Windows & Task bar properties menu - activate it by right clicking on the Windows 7 taskbar

Make sure that the box next to Lock the taskbar is clear i.e. no tick in it. And make sure there is a tick in the box next to Use small icons – as we want to have as much space to work in as possible.

(Aside – if you have a widescreen computer screen or laptop then you should also locate the task bar on the left to maximise your up and down viewing area)

Second Step – Open up a program that you use a lot

I’m going to use Paint.net as an example (it’s a free drawing package that I use for photo-manipulations).

Once the program has opened right click on the program icon in the task bar and a menu will pop up as shown below – I’ve added the red box to illustrate the bit you want

Right click this

Left click on Pin this program to taskbar and the program will now be pinned to the task bar. That it – job done!

Now when you shut the program down the icon will stay in the task bar and the next time you want to open the program you can simply click once on the icon and it will open. 

No more having to click on the windows icon and navigating to the program you want. As as I talked about before saving seconds add up when you repeat the activity multiple times. Also having one click access to your most used programs makes for a more streamlined experience which reduces the stress of using your computer – which has to be a good thing doesn’t it!

Taking things further and making things even more efficient

So now you can have one click access to your favourite programs lets take it further and give you two click access to your most used files …

How to create a link to a specific program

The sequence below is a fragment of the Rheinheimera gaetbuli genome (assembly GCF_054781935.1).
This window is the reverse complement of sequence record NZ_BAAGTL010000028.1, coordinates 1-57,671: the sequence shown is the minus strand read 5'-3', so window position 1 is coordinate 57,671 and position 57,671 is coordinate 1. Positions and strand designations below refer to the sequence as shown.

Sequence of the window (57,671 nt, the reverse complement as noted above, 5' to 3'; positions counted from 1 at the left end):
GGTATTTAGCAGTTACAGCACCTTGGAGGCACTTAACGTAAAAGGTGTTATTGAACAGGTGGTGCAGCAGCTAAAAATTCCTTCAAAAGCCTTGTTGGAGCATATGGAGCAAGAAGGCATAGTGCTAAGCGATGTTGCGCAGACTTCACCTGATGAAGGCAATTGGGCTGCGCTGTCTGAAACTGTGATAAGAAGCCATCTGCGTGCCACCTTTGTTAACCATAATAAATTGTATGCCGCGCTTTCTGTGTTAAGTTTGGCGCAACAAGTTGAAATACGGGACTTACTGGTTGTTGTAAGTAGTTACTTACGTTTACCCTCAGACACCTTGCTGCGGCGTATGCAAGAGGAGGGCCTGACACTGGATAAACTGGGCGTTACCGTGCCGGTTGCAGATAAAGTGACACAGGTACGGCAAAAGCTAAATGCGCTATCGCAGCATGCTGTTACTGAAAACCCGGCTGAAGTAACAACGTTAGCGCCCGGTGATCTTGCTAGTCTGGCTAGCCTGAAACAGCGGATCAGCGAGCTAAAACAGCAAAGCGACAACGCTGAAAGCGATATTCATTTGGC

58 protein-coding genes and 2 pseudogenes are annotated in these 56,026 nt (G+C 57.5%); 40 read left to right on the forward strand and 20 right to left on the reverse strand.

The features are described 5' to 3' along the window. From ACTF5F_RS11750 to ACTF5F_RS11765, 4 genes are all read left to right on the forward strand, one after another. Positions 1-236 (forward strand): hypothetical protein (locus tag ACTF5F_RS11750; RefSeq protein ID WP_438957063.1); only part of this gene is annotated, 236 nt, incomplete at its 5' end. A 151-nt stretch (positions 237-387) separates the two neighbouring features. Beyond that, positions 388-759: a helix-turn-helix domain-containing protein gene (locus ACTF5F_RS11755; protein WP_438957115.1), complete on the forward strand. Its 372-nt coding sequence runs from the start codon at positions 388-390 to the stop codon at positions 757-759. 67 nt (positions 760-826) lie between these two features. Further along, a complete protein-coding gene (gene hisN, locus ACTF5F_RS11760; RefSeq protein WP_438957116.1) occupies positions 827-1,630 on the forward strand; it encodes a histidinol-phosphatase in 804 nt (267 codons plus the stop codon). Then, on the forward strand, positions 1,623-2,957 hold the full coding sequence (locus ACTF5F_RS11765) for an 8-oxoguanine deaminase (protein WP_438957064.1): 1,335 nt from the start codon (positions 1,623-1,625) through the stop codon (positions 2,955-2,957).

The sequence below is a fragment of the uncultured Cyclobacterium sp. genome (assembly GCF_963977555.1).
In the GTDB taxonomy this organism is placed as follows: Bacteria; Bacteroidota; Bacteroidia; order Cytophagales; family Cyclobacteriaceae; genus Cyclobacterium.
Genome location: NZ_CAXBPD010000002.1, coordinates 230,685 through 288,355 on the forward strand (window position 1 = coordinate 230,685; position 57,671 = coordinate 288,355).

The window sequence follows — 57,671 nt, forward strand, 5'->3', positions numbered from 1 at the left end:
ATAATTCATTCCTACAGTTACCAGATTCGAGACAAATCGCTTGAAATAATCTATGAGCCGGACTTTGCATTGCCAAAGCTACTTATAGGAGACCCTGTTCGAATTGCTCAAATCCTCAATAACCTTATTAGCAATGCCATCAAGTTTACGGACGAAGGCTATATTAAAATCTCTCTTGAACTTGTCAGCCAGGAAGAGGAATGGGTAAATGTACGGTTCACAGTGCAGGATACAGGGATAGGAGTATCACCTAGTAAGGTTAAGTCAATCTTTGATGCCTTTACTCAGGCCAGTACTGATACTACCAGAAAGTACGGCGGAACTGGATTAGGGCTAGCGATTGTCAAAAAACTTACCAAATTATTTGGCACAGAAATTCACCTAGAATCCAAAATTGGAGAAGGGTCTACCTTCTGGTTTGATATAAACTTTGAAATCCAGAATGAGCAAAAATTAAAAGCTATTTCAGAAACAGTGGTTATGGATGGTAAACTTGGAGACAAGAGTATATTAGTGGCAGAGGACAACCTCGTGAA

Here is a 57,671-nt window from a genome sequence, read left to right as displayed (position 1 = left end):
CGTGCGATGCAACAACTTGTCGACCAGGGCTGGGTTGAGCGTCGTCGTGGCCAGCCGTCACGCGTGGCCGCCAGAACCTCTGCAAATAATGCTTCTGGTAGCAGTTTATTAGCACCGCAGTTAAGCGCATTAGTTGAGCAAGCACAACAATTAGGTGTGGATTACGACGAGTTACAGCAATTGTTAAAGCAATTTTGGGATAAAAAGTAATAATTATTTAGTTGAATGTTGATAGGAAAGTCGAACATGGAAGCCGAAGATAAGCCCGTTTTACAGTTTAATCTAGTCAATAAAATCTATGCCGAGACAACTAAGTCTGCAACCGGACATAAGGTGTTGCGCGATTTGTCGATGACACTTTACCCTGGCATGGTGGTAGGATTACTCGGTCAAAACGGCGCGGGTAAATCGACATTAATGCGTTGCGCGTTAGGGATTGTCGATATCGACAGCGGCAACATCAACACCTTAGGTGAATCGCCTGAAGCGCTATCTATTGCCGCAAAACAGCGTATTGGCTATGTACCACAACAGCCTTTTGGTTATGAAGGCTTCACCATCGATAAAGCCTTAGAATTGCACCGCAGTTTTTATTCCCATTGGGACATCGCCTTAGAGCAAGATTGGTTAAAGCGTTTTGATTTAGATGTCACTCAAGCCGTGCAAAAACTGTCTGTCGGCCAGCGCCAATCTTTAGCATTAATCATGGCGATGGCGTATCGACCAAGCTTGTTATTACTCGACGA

If you regularly open up the same files, for whatever reason, it would be efficient if you have virtually instant access to them so let’s do that.

There are two ways to do this – the first is the way most of you will use so let’s talk about that one.

Step One

First open the file that you are wanting to create a link to. For my example I’m going to use a Powerpoint slideshow that I use when I deliver the first session of my Management training.

Then right click on the program icon on the taskbar which will open up the following menu.

Screenshot of how to pin a file to the toolbar in Windows 7 - which also lists a few of the courses that Edenchanges runs

You will see that it is split into three sections. The first section shows you any specific files that are opened by this program that you have previous pinned. In my example that is the course Selling through LinkedIn. The current file that is open, and the one that I want to now pin is the Management Introduction file.

Step Two

All you have to do is hover the mouse over the file name and click on the pin icon that will appear next to it. As shown below:

Pin icon

And now that document will appear, forever, in the Pinned section of the shortcut menu. As shown below:

Pinned now

And when I say forever I mean until you repeat the process but this time unpin it by click on the pin icon again. It really is that simple!

By doing this you now have two click access to any file of your choice or one click access to the program of your choice.

Link to Folders

As a final tip for this week you can also link to folders using the same process – simply open Windows Explorer – pin that program as shown above and then select the specific folder(s) that you want to have quick access to and pin them as I showed you above with individual files.

In Summary

If you have Windows 7 then you should be doing the above – there is no reason for anyone to be clicking through menu after menu to finally get access to the program or file that they want. Save yourself time and increase your efficiency by setting up some instant links!

Until next time; be successful!

Stephen Hart
Development Specialist, Edenchanges.com

One Easy Tip To Instantly and Easily Increase Productivity

Efficiency through setting up online book marks

One Easy Tip To Instantly and Easily Increase Productivity

Okay so here are two questions for you – do you go online much and do you want to increase your productivity?  I’m just going to assume the answer is yes to both of those!

I’m also going to assume that you have certain websites that you use frequently – whether these are social media sites, forums or other web locations. Wouldn’t is be nice if you had instant access to those sites or your pages on those sites?

For example if you use LinkedIn wouldn’t it be great to be able to, with a single click, go direct to your inbox rather than that normal home page?